Xbox 360 backward compatibility details were also expanded. We know that around 100 games will be available at launch, and starting now all Games With Gold for Xbox 360 titles will be included in the backward compatibility list. That means that the free games included for the 360 will also be playable on the Xbox One. That will enhance the catalog of free, playable games on the Xbox One. While we may not know all 100 titles coming, we do know that all games in the Gears of War franchise will be included.

Also drawing from the Xbox 360, Microsoft showed off a Chatpad. It looks nearly identical to the one for the 360, which is a positive as the original was popular and efficient. It will clip into the controller in the same way, but adds the new features of the console, such as screenshot and 30 second video backup. The Chatpad will work on the console and Windows 10, and will be available sometime in 2016.

The most exciting information was the release date for Windows 10 on Xbox One. The new platform will release to the world in November of this year, with the preview program having begun for a very small group of testers, rolling out to more in the near future.

Verizon Wireless Goes Contract-Free With New Plans

posted Sunday Aug 9, 2015 by Scott Ertz

Verizon Wireless Goes Contract-Free With New Plans

The US wireless market has always been a bit of an oddity in the global wireless industry. Much of the world operates on the premise that you are responsible for purchasing your phone, the US wireless companies have long paid the cost of your phone up-front in exchange for you promising to stick with them for 2 years. This allowed you to spread out the cost of the device over the length of the contract, meaning you wouldn't have to pay $700 for a new iPhone (excluding the first generation).

That business model has been changing recently, however. Pushed by T-Mobile US, the North American arm of German operator Deutsche Telekom, American wireless companies have been shifting away from subsidized phone prices. T-Mobile introduced a lease program a few years back, and subsequently the other 3 major carriers implemented similar or identical programs. Now, Verizon Wireless, a wholly-American operator is taking the lead in the transition to a more European style business model.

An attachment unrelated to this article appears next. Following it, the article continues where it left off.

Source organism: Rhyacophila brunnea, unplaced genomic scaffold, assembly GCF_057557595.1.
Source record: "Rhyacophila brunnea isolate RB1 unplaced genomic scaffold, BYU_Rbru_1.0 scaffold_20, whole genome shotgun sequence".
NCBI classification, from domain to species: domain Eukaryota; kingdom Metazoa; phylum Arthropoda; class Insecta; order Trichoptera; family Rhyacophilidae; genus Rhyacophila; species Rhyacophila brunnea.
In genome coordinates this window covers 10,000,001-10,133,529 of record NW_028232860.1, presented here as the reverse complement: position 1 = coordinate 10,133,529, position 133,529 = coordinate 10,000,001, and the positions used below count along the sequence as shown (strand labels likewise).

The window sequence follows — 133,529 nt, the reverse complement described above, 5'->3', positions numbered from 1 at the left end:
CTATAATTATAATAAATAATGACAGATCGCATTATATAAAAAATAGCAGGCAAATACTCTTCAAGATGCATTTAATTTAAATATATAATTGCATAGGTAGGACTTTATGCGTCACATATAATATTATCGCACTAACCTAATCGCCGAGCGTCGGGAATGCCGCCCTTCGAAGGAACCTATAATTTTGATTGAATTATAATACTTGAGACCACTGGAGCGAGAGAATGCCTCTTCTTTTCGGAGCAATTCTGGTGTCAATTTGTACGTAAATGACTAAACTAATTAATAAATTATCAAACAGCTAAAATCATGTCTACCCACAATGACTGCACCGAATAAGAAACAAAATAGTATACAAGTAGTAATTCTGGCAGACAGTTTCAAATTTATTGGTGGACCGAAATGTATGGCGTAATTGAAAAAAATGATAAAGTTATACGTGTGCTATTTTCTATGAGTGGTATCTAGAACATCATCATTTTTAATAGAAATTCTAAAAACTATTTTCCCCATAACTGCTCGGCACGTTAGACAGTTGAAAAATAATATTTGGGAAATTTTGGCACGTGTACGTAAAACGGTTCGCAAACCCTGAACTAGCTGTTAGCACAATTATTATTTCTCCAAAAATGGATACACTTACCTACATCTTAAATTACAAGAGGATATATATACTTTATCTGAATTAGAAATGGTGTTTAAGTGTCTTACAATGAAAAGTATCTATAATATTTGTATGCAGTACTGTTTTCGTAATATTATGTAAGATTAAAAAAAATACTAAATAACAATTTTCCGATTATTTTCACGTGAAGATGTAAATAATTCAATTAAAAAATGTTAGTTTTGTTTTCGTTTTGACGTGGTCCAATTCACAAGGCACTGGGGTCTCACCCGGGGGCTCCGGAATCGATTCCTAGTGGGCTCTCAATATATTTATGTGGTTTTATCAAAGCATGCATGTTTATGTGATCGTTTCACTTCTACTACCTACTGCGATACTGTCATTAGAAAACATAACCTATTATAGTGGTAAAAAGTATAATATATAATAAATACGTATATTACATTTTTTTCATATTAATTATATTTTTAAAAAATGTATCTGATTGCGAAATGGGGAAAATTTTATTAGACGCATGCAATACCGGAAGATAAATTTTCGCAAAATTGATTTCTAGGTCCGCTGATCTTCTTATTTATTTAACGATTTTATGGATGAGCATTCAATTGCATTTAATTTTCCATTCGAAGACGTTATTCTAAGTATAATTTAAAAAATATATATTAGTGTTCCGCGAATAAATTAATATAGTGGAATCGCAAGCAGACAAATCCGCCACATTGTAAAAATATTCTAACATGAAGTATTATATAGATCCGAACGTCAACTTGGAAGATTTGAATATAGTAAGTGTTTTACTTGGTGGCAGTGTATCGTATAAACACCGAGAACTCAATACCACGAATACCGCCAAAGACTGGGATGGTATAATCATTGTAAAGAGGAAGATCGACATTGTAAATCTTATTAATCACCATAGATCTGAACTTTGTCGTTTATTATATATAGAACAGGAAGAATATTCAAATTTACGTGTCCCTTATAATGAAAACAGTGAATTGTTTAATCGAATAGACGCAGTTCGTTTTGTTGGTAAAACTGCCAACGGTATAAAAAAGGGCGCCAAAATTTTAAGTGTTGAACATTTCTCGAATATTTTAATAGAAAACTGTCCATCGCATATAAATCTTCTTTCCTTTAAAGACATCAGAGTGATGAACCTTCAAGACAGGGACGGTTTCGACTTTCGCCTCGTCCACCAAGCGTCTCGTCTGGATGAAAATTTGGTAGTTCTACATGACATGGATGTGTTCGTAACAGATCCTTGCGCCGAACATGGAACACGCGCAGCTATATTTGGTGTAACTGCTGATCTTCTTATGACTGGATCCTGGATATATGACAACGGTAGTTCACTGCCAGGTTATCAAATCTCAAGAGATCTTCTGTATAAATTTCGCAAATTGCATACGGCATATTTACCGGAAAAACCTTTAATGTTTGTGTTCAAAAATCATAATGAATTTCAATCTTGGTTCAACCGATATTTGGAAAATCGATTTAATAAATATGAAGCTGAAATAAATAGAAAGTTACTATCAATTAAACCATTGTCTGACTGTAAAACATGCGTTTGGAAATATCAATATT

The company's new plans will retire service contracts and phone subsidies completely in exchange for outright phone purchases or device leases and far simpler plans. In fact, all plans come with unlimited voice and text, and 4 levels of data, labeled small, medium, large and extra-large. These sizes offer 1, 3, 6 and 12GB of sharable data, respectively. Device additions are easy as well, at $20 per smartphone, $10 per tablet and $5 per connected device (smartwatches, etc.). Rob Miller, vice-president of consumer pricing, said,

Choosing a wireless plan is now easier than ever. Customers said they don't want to have to do a lot of math to figure out their best options, and we heard them. A plan with small, medium, large and x-large choices makes sense for the way people actually use their wireless service.

While the idea of abandoning contracts might sound good on its face, it is important to note one thing: A contract is an agreement between 2 parties. In the case of wireless contracts, the thing people always focused on was that they were being "locked in" to a specific carrier. There has always been an exit clause, and the buyout was often less than the price of purchasing the handset outright, making the option potentially less expensive than the new plans. On the other side, however, is the fact that the carrier is also "locked in" with you, meaning they could not change the details of your plan. Without the service agreement, technically the carriers can change the pricing of your plan over time, because there is no contract preventing it.

We have seen no-contract carriers do this in the past. MetroPCS, especially in its early days, changed the prices of plans for all of their customers a number of times (having started at $30 for unlimited data in our market). Virgin Mobile, under Richard Branson's management before becoming part of Sprint, also forced plan changes across the board with no ability for customers to remain on previous plans.

We have never seen the big 4 make this move on their no contract brands, however we have seen them force changes when handsets were upgraded. Under this plan, if Verizon discovers they have made a bad deal, they could change the pricing, similar to how your cable, power or landline phone service works.